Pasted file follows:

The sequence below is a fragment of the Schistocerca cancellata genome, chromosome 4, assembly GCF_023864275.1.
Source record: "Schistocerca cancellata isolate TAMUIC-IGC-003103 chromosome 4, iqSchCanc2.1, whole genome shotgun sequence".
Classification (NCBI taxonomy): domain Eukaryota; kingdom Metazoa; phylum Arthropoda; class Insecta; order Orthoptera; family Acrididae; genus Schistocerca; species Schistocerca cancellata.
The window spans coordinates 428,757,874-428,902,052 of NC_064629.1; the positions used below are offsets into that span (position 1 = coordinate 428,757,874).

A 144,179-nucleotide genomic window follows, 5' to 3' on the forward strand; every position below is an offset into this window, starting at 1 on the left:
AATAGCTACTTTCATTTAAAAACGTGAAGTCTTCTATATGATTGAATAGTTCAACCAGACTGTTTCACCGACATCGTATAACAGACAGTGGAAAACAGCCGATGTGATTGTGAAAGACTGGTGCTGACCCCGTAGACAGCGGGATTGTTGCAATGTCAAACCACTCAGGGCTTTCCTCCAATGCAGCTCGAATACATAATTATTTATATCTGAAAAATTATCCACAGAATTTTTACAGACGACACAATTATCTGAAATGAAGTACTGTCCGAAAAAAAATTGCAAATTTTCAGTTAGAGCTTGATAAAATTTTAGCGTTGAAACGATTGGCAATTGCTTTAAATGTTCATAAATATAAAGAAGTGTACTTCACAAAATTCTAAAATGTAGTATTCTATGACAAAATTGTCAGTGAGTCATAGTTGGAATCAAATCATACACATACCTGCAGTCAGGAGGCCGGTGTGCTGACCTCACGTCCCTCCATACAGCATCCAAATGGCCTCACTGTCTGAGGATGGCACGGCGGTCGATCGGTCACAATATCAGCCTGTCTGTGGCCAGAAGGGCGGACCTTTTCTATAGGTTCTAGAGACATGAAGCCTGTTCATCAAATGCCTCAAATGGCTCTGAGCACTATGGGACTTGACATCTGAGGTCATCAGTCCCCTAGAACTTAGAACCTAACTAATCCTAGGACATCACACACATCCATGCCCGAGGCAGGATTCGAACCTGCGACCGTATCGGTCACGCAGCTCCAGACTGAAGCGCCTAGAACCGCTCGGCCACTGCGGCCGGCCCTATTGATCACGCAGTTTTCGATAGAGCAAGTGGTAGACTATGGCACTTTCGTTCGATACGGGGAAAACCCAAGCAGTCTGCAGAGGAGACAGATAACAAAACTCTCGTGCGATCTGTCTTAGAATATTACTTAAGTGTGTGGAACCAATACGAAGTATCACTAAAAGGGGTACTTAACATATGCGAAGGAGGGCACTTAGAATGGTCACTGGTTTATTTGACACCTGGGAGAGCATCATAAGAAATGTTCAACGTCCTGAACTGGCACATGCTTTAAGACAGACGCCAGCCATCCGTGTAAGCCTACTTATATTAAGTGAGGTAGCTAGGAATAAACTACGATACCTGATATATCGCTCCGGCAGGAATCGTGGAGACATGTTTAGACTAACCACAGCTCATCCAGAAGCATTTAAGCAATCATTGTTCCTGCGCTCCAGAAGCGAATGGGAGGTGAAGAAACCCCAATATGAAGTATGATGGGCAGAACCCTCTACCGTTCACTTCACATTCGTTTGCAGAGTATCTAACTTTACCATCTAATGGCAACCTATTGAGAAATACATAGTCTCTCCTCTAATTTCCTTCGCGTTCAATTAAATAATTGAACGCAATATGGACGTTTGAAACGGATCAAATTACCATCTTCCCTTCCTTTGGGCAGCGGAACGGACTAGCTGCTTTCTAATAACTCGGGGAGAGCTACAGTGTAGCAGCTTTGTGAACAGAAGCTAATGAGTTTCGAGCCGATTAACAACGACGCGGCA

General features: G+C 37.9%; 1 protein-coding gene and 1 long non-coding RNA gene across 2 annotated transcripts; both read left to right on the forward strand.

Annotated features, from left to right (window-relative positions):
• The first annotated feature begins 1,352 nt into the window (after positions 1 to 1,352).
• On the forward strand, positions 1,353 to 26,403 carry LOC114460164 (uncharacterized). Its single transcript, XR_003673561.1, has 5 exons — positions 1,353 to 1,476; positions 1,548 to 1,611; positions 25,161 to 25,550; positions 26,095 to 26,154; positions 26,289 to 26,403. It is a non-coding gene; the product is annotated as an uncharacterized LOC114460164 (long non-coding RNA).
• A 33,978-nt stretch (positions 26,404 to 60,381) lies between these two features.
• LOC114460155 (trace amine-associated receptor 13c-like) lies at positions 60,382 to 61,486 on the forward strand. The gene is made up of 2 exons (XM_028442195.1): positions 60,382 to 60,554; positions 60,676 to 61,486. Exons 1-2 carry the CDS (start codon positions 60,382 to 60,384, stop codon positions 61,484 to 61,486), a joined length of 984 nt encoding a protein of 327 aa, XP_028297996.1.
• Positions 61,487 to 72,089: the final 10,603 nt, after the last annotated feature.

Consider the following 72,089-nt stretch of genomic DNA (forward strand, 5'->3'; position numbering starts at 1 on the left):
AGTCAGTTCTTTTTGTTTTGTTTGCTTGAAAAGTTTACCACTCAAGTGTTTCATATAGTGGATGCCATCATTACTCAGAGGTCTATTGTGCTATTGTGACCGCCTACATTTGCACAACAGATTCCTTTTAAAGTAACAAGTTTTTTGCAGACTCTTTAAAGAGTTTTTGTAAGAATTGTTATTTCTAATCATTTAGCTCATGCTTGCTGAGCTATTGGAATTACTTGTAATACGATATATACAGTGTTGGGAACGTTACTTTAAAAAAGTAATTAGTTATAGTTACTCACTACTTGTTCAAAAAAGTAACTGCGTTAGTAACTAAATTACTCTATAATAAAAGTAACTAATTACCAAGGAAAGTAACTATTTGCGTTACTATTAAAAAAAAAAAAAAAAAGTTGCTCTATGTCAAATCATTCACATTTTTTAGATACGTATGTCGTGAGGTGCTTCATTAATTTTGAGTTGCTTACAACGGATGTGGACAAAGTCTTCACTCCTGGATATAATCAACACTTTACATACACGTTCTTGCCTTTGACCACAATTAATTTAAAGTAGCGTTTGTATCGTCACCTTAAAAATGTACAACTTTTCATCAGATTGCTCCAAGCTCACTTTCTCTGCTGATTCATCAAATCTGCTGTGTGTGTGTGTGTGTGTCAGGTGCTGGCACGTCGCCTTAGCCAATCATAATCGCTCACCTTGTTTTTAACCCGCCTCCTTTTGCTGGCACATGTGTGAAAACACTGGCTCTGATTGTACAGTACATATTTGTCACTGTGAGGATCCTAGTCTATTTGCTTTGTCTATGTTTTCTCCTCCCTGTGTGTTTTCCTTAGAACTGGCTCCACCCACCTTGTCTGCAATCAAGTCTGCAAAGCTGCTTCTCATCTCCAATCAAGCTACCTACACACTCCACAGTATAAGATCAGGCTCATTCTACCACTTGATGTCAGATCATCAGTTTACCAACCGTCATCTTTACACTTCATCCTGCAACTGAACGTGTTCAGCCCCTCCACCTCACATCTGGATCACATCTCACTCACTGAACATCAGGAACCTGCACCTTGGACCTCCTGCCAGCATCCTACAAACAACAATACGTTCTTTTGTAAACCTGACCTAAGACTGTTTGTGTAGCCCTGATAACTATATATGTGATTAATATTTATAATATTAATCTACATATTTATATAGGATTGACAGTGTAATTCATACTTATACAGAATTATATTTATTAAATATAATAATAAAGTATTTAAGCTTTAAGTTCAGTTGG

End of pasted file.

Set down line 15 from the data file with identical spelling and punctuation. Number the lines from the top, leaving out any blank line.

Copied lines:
AGTCAGTTCTTTTTGTTTTGTTTGCTTGAAAAGTTTACCACTCAAGTGTTTCATATAGTGGATGCCATCATTACTCAGAGGTCTATTGTGCTATTGTGACCGCCTACATTTGCACAACAGATTCCTTTTAAAGTAACAAGTTTTTTGCAGACTCTTTAAAGAGTTTTTGTAAGAATTGTTATTTCTAATCATTTAGCTCATGCTTGCTGAGCTATTGGAATTACTTGTAATACGATATATACAGTGTTGGGAACGTTACTTTAAAAAAGTAATTAGTTATAGTTACTCACTACTTGTTCAAAAAAGTAACTGCGTTAGTAACTAAATTACTCTATAATAAAAGTAACTAATTACCAAGGAAAGTAACTATTTGCGTTACTATTAAAAAAAAAAAAAAAAAGTTGCTCTATGTCAAATCATTCACATTTTTTAGATACGTATGTCGTGAGGTGCTTCATTAATTTTGAGTTGCTTACAACGGATGTGGACAAAGTCTTCACTCCTGGATATAATCAACACTTTACATACACGTTCTTGCCTTTGACCACAATTAATTTAAAGTAGCGTTTGTATCGTCACCTTAAAAATGTACAACTTTTCATCAGATTGCTCCAAGCTCACTTTCTCTGCTGATTCATCAAATCTGCTGTGTGTGTGTGTGTGTGTCAGGTGCTGGCACGTCGCCTTAGCCAATCATAATCGCTCACCTTGTTTTTAACCCGCCTCCTTTTGCTGGCACATGTGTGAAAACACTGGCTCTGATTGTACAGTACATATTTGTCACTGTGAGGATCCTAGTCTATTTGCTTTGTCTATGTTTTCTCCTCCCTGTGTGTTTTCCTTAGAACTGGCTCCACCCACCTTGTCTGCAATCAAGTCTGCAAAGCTGCTTCTCATCTCCAATCAAGCTACCTACACACTCCACAGTATAAGATCAGGCTCATTCTACCACTTGATGTCAGATCATCAGTTTACCAACCGTCATCTTTACACTTCATCCTGCAACTGAACGTGTTCAGCCCCTCCACCTCACATCTGGATCACATCTCACTCACTGAACATCAGGAACCTGCACCTTGGACCTCCTGCCAGCATCCTACAAACAACAATACGTTCTTTTGTAAACCTGACCTAAGACTGTTTGTGTAGCCCTGATAACTATATATGTGATTAATATTTATAATATTAATCTACATATTTATATAGGATTGACAGTGTAATTCATACTTATACAGAATTATATTTATTAAATATAATAATAAAGTATTTAAGCTTTAAGTTCAGTTGG